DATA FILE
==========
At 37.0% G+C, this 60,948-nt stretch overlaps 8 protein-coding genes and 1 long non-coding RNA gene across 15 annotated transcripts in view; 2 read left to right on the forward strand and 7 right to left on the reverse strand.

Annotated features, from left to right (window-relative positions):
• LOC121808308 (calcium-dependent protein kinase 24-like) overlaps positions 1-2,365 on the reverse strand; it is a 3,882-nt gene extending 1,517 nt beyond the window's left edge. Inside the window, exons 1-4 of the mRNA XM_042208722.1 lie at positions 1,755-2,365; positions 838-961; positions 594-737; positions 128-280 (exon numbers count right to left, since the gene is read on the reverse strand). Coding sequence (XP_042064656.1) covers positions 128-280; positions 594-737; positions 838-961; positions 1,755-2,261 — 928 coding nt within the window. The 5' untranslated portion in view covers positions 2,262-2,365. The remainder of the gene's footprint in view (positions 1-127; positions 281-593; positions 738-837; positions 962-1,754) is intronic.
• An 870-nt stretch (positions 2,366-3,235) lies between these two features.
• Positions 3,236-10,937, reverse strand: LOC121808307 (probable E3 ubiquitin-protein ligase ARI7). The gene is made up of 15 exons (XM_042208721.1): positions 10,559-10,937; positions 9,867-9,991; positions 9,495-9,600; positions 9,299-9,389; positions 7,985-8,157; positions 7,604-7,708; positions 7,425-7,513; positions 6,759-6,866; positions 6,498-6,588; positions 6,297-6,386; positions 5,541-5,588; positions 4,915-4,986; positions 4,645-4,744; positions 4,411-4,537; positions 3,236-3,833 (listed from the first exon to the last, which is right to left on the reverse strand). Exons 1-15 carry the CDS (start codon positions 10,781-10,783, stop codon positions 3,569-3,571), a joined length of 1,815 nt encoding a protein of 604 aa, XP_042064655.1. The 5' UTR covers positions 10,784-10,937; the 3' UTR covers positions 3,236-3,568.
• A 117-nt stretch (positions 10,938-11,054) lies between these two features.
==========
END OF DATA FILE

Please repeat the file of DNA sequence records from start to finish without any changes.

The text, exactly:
At 37.0% G+C, this 60,948-nt stretch overlaps 8 protein-coding genes and 1 long non-coding RNA gene across 15 annotated transcripts in view; 2 read left to right on the forward strand and 7 right to left on the reverse strand.

Annotated features, from left to right (window-relative positions):
• LOC121808308 (calcium-dependent protein kinase 24-like) overlaps positions 1-2,365 on the reverse strand; it is a 3,882-nt gene extending 1,517 nt beyond the window's left edge. Inside the window, exons 1-4 of the mRNA XM_042208722.1 lie at positions 1,755-2,365; positions 838-961; positions 594-737; positions 128-280 (exon numbers count right to left, since the gene is read on the reverse strand). Coding sequence (XP_042064656.1) covers positions 128-280; positions 594-737; positions 838-961; positions 1,755-2,261 — 928 coding nt within the window. The 5' untranslated portion in view covers positions 2,262-2,365. The remainder of the gene's footprint in view (positions 1-127; positions 281-593; positions 738-837; positions 962-1,754) is intronic.
• An 870-nt stretch (positions 2,366-3,235) lies between these two features.
• Positions 3,236-10,937, reverse strand: LOC121808307 (probable E3 ubiquitin-protein ligase ARI7). The gene is made up of 15 exons (XM_042208721.1): positions 10,559-10,937; positions 9,867-9,991; positions 9,495-9,600; positions 9,299-9,389; positions 7,985-8,157; positions 7,604-7,708; positions 7,425-7,513; positions 6,759-6,866; positions 6,498-6,588; positions 6,297-6,386; positions 5,541-5,588; positions 4,915-4,986; positions 4,645-4,744; positions 4,411-4,537; positions 3,236-3,833 (listed from the first exon to the last, which is right to left on the reverse strand). Exons 1-15 carry the CDS (start codon positions 10,781-10,783, stop codon positions 3,569-3,571), a joined length of 1,815 nt encoding a protein of 604 aa, XP_042064655.1. The 5' UTR covers positions 10,784-10,937; the 3' UTR covers positions 3,236-3,568.
• A 117-nt stretch (positions 10,938-11,054) lies between these two features.